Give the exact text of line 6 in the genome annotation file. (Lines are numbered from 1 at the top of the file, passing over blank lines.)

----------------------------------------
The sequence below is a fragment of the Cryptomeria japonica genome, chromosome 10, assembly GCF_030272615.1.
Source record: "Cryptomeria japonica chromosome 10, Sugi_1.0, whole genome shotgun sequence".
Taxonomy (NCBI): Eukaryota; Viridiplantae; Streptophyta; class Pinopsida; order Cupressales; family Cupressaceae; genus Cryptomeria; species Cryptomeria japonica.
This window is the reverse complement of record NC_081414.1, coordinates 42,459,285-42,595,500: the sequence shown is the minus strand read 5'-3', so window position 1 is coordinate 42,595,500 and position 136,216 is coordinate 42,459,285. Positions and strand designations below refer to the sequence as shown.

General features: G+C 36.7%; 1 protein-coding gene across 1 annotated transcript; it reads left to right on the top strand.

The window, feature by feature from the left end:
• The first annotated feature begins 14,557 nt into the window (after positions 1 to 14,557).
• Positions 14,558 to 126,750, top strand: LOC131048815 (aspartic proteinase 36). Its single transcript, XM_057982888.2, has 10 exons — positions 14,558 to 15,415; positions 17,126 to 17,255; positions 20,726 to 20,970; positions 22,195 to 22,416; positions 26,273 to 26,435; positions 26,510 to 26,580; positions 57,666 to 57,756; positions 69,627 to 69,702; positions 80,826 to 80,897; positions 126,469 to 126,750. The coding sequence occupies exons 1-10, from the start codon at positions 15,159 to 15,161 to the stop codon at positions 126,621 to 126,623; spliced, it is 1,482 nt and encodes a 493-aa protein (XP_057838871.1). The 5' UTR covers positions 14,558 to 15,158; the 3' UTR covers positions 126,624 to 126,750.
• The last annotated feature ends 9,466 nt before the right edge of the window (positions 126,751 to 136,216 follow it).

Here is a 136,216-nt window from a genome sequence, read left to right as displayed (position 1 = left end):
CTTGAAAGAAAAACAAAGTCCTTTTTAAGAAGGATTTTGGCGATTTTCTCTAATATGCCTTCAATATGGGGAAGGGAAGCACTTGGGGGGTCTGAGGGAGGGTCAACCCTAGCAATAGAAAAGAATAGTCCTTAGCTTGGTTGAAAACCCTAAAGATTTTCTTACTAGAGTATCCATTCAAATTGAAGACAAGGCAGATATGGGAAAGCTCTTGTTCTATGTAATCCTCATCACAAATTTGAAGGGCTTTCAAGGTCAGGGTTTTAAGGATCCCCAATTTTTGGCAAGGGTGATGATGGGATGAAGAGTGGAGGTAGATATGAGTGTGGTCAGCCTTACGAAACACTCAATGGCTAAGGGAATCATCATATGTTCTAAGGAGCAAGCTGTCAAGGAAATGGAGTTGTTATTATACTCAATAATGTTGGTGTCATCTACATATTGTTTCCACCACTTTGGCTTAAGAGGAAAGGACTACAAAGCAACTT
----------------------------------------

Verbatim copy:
The window, feature by feature from the left end: